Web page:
Over time, three layers form in a septic tank. A layer of sludge at the bottom, wastewater in the middle, and scum at the top.

The sludge and scum stay in the tank where bacteria work to break them down. But in time, these layers build up. When they become too large, your tank needs to be pumped. If the tank is not pumped annually, your septic performance will suffer. The solid build-up may be carried into your drain field, clogging it, and causing complete system failure.

The extreme cost and inconvenience of repairing a failed system can usually be avoided by basic preventative maintenance: regularly pumping the Septic Tank

Stay tuned for more Homeowner Education how to videos form Lilly’s Septic System Services

  • how to locate your Septic Tank Lids
  • How to determine if the Septic Tank needs pumping
  • How to clean your outlet filter
  • How to clean your inlet baffle
  • How to landscape around the Septic Tank
  • We will be taking requests for “How To” Videos … Stay tuned

To make a suggestion for a “Homeowner How To” Video please leave a message in the form below

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Keeping Your Septic System Healthy

Thursday, May 26th, 2011

Keeping Your System Healthy

Guidelines for a Healthy Septic System

By following a few simple rules, you won’t have to think about your system on a day-to-day basis.

Indeed, with proper use, conventional onsite systems can operate for years without much management.

Maintenance begins with sound water use and waste disposal habits. Since your family will determine which materials enter the system, we encourage you to set rules and stick to them.

Here is a partial list of the items to keep OUT of your system. Do not introduce any of the following:

  • Grease or cooking oils
  • Disposable diapers
  • Feminine hygiene products
  • Any latex products
  • Paper towels
  • Plastics
  • Cat litter
  • Latex paint, pesticides, or any hazardous chemicals

Ask us for a complete list of prohibited items for your custom system.

Many homes have garbage disposals to help manage vegetable and other food waste. Excessive use of your garbage disposal may introduce a high level of unwanted solids into your system. Use disposals moderately and consider composting as an option to handle vegetable waste. If you use a garbage disposal the septic Tank will need to be pumped every 3 years to ensure that solids to not reach the baffle level and potentially damage the drainfield.

Do not put too much water into the septic system. Excess water puts too much strain on the decomposition process and can cause problems. Do not do all loads of laundry in one day, try to stagger laundry over the week. Maximum water use should be about 50 gallons per day for each person in the family. Estimate by using the following numbers per person so you can keep track:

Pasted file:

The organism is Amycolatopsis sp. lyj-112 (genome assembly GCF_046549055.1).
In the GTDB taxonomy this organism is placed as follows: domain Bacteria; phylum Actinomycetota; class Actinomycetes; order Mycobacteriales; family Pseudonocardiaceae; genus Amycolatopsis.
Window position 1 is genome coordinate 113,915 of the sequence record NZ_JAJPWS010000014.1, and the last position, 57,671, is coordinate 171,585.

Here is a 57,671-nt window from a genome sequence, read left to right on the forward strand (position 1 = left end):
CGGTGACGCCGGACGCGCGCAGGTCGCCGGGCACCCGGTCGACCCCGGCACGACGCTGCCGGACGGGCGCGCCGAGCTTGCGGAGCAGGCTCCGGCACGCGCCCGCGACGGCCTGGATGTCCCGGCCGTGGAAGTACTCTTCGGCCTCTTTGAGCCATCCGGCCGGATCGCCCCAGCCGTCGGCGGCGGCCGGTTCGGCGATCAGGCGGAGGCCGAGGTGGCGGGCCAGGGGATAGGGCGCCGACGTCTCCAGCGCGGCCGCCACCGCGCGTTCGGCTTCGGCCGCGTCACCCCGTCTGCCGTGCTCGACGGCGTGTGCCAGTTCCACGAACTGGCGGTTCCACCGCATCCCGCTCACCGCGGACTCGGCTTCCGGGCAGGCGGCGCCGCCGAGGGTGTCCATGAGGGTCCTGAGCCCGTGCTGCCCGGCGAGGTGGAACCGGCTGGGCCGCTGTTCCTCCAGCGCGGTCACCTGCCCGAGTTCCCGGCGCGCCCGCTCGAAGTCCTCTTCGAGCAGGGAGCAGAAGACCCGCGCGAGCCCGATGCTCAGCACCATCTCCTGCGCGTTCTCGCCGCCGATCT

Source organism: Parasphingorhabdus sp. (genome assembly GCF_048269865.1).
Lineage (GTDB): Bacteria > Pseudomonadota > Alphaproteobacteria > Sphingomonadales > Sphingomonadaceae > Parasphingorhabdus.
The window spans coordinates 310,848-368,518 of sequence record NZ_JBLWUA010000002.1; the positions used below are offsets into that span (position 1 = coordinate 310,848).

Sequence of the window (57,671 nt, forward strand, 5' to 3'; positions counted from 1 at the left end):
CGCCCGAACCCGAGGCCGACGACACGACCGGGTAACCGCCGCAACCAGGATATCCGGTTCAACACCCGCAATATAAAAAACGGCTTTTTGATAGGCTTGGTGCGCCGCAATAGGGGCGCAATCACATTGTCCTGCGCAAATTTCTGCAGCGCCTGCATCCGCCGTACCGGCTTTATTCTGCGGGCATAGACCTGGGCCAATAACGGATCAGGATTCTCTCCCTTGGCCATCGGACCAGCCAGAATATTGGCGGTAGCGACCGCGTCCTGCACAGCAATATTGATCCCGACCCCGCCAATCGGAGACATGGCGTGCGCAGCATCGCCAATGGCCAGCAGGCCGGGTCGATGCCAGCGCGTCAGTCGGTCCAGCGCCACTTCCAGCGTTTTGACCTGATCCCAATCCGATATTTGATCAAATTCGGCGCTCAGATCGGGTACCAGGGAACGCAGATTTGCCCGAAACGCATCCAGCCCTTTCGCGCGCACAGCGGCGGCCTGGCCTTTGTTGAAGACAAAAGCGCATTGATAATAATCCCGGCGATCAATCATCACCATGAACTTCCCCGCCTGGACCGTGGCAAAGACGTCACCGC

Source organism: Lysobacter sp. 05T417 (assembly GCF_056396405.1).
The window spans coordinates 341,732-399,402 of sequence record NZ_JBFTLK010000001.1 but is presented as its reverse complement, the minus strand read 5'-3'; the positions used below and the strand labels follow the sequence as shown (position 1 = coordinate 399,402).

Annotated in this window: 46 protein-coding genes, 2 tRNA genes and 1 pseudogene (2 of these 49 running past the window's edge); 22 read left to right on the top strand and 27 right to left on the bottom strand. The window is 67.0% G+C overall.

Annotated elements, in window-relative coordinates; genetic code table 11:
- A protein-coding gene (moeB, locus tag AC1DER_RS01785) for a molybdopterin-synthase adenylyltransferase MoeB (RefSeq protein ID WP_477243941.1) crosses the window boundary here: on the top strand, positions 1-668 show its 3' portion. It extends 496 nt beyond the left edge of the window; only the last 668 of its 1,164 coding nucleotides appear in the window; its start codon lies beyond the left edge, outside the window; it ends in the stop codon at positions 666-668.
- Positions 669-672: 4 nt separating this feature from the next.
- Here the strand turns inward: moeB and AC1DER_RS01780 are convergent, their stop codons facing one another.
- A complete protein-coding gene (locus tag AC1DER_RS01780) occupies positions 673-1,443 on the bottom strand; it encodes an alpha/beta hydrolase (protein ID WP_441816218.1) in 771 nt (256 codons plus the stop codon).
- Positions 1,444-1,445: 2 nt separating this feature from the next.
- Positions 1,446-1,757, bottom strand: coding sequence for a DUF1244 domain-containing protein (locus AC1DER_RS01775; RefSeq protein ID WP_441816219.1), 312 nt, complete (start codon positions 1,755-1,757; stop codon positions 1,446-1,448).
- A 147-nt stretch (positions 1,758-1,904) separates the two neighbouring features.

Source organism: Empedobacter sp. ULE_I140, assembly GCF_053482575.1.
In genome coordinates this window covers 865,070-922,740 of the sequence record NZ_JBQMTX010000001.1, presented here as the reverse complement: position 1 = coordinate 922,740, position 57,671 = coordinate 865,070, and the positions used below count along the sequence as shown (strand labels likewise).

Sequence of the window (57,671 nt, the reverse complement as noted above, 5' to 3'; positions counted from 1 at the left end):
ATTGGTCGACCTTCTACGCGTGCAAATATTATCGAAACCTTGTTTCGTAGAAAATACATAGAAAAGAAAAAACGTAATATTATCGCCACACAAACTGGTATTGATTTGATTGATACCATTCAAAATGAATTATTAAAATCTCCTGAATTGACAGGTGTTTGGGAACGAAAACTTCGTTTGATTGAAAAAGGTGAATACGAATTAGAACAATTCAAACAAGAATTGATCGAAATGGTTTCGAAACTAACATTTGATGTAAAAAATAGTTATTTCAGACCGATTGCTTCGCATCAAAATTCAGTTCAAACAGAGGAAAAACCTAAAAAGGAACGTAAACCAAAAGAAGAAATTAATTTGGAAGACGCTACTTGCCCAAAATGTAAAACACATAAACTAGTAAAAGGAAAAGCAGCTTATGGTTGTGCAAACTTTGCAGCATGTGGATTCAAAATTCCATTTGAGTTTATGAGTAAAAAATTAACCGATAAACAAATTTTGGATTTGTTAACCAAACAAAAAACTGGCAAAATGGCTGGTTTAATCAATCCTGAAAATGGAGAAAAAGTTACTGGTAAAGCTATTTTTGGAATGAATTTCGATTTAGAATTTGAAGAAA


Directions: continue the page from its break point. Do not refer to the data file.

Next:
• Shower: 2.5 gallons per minute – 10 minute shower = 25 gallons
  • Toilet: 2 gallons per flush (for toilets bought in the last 20 years)
  • Washing machine: 40 gallons per load
  • Dishwasher cycle: 10 gallons

With large families, keeping track of water use can be hard. But laying down guidelines can help everyone do their part. Also consider getting energy and water-wise appliances when you need to replace your current models. Visit www.energystar.gov/ for suggestions.

Be aware that your system is sized to handle the number of people anticipated to be using it when it is installed. If that number increases, you may need a larger system.

Do not use harsh drain openers for a clogged drain. The best alternative to conventional, caustic drain openers is to use boiling water or a drain snake to clear clogs. Though this approach may be a little messier, the chemicals in drain cleaners can cause havoc with your septic system.

Use mild or natural cleaners for your bathroom and kitchen. They should either be okay-ed for use in septic systems or marked biodegradable.

Be aware that bleaches and antibacterial soaps can inhibit the enzymatic action necessary to help bacteria break down the solids in the tank.  Again, harsh chemicals can cause expensive and unpleasant problems in your system.

If you use or intend to use a water softener in the home, let your installer or maintenance contractor know. Under certain soil conditions, the salt recharge solution must be handled carefully and the size of your absorption field may need to be increased.